“We’re helping people who really, really struggle to find safe housing in this economy,” Walsh says.

One way to increase those numbers is by helping home providers understand the benefits of participating. SHARE home providers receive rent from tenants and help around the home — the living agreements might outline different chores that seekers will take on, like yard work or dishes — that some elderly residents struggle with.

Other participants appreciate the companionship the program offers. Many seniors struggle with loneliness, which can lead to other health issues. They may have children who have moved far from home, or spouses who are gone.

“By having a roommate … [there’s] someone who can perhaps help them with the chores that are getting difficult,” says Walsh. “It’s someone to have a meal with. It’s someone to watch a movie with, maybe play a board game.”

“It allows older adults to age in their homes and their communities. We definitely think it’s been extremely successful.” — Patricia Clark, housing and community services division chief for PDA

Why not Philly?

Like Baltimore, Philly has a successful, long-running homeshare program, though it’s targeted toward helping disabled people rather than addressing the housing crisis as a whole. Run by the Philadelphia Corporation for Aging (PCA) and known as Domiciliary Care, the program matches certified home providers with people who have physical or mental disabilities who need partial care.

“For some people this really becomes a long-term home and a family,” says Jean Janik, PCA’s director of community living options.

PCA has tried to expand its homesharing opportunities a few times over the last few years. In 2022, they reached an agreement with the Department of Aging to start a SHARE program in the county, but issues with Philly’s landlord/tenant laws prevented it from getting up and running. (PCA did not specify which laws caused issues, but they reiterated their commitment to working with the City and the state to address affordable housing needs for seniors.) PDA said they hope to continue working with PCA to try to get SHARE in the city.

In January, PCA announced a collaboration with the homesharing subscription service Silvernest, which would connect potential tenants with homeowners looking to rent out rooms. But the collaboration, called Housemates of Philadelphia County, is currently on hold due to technical issues. When asked, PCA would not elaborate on what those issues were or when they might be resolved.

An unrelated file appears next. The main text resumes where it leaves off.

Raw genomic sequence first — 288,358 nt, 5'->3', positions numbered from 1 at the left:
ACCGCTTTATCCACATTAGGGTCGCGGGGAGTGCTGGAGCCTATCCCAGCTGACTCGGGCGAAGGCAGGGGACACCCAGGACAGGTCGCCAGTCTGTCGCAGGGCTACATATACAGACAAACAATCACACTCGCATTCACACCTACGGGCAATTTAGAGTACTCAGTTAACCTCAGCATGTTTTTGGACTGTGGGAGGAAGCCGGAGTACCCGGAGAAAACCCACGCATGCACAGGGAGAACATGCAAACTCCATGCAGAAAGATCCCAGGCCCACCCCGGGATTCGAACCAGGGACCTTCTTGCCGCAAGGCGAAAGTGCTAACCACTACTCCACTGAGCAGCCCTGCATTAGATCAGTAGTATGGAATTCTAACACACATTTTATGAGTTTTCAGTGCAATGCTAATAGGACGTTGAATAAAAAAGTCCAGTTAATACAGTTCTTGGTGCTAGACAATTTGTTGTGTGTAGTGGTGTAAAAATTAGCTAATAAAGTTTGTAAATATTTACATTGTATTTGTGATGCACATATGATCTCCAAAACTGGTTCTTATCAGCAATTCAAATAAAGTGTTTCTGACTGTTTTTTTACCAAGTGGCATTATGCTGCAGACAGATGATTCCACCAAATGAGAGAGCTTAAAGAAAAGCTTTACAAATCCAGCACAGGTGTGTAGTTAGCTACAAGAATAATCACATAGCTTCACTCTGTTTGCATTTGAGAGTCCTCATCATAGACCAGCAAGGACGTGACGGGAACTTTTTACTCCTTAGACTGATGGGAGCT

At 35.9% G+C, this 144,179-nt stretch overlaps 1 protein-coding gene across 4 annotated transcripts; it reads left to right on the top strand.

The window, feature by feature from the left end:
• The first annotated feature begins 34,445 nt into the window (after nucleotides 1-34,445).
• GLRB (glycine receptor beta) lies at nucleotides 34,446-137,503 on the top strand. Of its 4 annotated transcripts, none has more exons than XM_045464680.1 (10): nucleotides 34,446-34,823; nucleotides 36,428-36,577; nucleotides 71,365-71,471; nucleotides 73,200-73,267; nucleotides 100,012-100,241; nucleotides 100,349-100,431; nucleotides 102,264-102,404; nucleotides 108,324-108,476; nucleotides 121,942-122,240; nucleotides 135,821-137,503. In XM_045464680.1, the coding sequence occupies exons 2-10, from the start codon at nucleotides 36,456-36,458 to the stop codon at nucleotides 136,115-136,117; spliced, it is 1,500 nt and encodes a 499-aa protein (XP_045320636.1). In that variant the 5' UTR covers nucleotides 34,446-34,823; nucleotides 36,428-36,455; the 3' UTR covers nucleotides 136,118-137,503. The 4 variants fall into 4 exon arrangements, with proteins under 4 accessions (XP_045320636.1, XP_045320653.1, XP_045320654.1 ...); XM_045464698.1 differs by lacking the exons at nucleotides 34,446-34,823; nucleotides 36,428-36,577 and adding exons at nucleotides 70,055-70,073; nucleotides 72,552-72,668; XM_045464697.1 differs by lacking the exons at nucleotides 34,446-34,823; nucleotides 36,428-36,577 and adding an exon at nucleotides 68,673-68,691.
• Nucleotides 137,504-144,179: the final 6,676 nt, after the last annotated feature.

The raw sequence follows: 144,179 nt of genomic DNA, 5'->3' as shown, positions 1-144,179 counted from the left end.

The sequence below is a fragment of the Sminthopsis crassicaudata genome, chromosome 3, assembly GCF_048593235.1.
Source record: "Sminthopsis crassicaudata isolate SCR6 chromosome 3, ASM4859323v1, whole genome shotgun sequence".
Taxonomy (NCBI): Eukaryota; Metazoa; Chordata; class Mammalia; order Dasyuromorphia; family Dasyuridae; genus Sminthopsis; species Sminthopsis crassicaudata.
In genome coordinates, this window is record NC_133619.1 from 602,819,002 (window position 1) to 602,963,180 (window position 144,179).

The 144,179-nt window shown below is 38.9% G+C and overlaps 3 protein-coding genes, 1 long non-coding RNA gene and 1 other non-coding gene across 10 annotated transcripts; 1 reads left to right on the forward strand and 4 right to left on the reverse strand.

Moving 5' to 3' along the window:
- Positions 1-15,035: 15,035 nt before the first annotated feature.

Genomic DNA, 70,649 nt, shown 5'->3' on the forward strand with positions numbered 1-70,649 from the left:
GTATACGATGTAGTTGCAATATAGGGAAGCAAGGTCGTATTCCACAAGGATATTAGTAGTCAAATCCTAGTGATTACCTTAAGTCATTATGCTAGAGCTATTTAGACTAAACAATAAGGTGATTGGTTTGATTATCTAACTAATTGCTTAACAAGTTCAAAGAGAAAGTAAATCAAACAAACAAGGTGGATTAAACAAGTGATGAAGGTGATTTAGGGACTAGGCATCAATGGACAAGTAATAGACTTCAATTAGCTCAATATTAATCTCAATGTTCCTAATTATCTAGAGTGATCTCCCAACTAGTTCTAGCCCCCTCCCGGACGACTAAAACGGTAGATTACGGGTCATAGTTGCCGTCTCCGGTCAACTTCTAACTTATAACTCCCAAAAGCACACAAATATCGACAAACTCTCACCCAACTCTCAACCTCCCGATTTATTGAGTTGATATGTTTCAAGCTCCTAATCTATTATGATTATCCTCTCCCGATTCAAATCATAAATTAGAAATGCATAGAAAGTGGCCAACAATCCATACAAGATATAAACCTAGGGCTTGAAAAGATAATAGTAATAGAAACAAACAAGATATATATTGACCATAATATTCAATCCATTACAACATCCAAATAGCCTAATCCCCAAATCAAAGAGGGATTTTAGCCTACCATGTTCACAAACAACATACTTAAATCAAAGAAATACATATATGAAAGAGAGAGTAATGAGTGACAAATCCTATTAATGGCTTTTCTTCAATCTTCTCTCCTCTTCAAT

At the same time, Domiciliary Care has struggled over the past few years. The program stopped taking new residents during Covid-19, and there are now 96 residents and 98 home providers, compared to roughly twice that prior to the pandemic. Part of the problem is that home providers are retiring from the program and residents want to stay for longer periods of time due to high housing costs. Right now, the program mostly gets referrals via word-of-mouth, though PCA is working with the state Department of Aging to increase marketing efforts and bring in new homeowners.

For those who have managed to find a match, such programs have been a blessing. Porter and Woodside met one morning at 11 am for their initial meeting and by 11:30 Woodside knew, “I wasn’t leaving.”

The pair have become close friends and often play cards and other games together. Porter cooks dinner based on what they both want and Woodside does the dishes. When Porter had to spend some time in the hospital for health issues, Woodside took care of her dog and kept the house in order.

“I’ve been enjoying being able to cook again and make food,” Porter says. “It’s no fun to cook for yourself.”

Correction: A previous version of this post misidentified Shalawn James’ title.


Photo courtesy of SHARE, PA's homesharing program.